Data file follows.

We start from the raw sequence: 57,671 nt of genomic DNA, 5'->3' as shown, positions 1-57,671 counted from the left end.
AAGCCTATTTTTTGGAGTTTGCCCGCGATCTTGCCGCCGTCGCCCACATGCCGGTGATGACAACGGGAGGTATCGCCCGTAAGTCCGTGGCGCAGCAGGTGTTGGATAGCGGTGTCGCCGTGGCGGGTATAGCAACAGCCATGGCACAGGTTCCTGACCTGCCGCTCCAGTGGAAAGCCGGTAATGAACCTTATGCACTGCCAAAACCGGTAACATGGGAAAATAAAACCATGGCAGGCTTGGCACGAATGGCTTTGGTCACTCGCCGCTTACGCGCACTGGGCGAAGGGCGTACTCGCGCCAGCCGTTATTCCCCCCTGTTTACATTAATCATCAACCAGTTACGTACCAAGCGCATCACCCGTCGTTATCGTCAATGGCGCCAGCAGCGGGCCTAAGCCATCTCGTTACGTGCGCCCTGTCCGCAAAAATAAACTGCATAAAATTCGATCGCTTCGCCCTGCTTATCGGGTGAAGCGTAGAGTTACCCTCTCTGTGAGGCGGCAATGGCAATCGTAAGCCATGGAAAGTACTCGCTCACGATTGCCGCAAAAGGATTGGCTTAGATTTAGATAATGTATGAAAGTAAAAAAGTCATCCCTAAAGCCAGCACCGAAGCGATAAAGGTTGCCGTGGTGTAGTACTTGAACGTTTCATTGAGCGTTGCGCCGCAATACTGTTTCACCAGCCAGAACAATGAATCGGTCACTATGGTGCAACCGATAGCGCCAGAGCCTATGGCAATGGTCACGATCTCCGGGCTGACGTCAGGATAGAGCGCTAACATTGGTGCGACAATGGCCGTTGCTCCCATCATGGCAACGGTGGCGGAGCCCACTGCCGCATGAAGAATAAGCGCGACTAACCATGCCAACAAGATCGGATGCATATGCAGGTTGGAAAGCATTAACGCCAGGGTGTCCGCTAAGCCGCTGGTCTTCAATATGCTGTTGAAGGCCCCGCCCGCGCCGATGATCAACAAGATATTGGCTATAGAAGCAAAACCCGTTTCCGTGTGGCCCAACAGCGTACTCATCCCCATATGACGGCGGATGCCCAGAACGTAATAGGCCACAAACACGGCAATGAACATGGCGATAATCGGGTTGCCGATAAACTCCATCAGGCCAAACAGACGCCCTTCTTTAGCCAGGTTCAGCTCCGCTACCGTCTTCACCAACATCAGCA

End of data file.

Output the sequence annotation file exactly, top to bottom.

We start from the raw sequence: 57,671 nt of genomic DNA, 5'->3' as shown, positions 1-57,671 counted from the left end.
AAGCCTATTTTTTGGAGTTTGCCCGCGATCTTGCCGCCGTCGCCCACATGCCGGTGATGACAACGGGAGGTATCGCCCGTAAGTCCGTGGCGCAGCAGGTGTTGGATAGCGGTGTCGCCGTGGCGGGTATAGCAACAGCCATGGCACAGGTTCCTGACCTGCCGCTCCAGTGGAAAGCCGGTAATGAACCTTATGCACTGCCAAAACCGGTAACATGGGAAAATAAAACCATGGCAGGCTTGGCACGAATGGCTTTGGTCACTCGCCGCTTACGCGCACTGGGCGAAGGGCGTACTCGCGCCAGCCGTTATTCCCCCCTGTTTACATTAATCATCAACCAGTTACGTACCAAGCGCATCACCCGTCGTTATCGTCAATGGCGCCAGCAGCGGGCCTAAGCCATCTCGTTACGTGCGCCCTGTCCGCAAAAATAAACTGCATAAAATTCGATCGCTTCGCCCTGCTTATCGGGTGAAGCGTAGAGTTACCCTCTCTGTGAGGCGGCAATGGCAATCGTAAGCCATGGAAAGTACTCGCTCACGATTGCCGCAAAAGGATTGGCTTAGATTTAGATAATGTATGAAAGTAAAAAAGTCATCCCTAAAGCCAGCACCGAAGCGATAAAGGTTGCCGTGGTGTAGTACTTGAACGTTTCATTGAGCGTTGCGCCGCAATACTGTTTCACCAGCCAGAACAATGAATCGGTCACTATGGTGCAACCGATAGCGCCAGAGCCTATGGCAATGGTCACGATCTCCGGGCTGACGTCAGGATAGAGCGCTAACATTGGTGCGACAATGGCCGTTGCTCCCATCATGGCAACGGTGGCGGAGCCCACTGCCGCATGAAGAATAAGCGCGACTAACCATGCCAACAAGATCGGATGCATATGCAGGTTGGAAAGCATTAACGCCAGGGTGTCCGCTAAGCCGCTGGTCTTCAATATGCTGTTGAAGGCCCCGCCCGCGCCGATGATCAACAAGATATTGGCTATAGAAGCAAAACCCGTTTCCGTGTGGCCCAACAGCGTACTCATCCCCATATGACGGCGGATGCCCAGAACGTAATAGGCCACAAACACGGCAATGAACATGGCGATAATCGGGTTGCCGATAAACTCCATCAGGCCAAACAGACGCCCTTCTTTAGCCAGGTTCAGCTCCGCTACCGTCTTCACCAACATCAGCA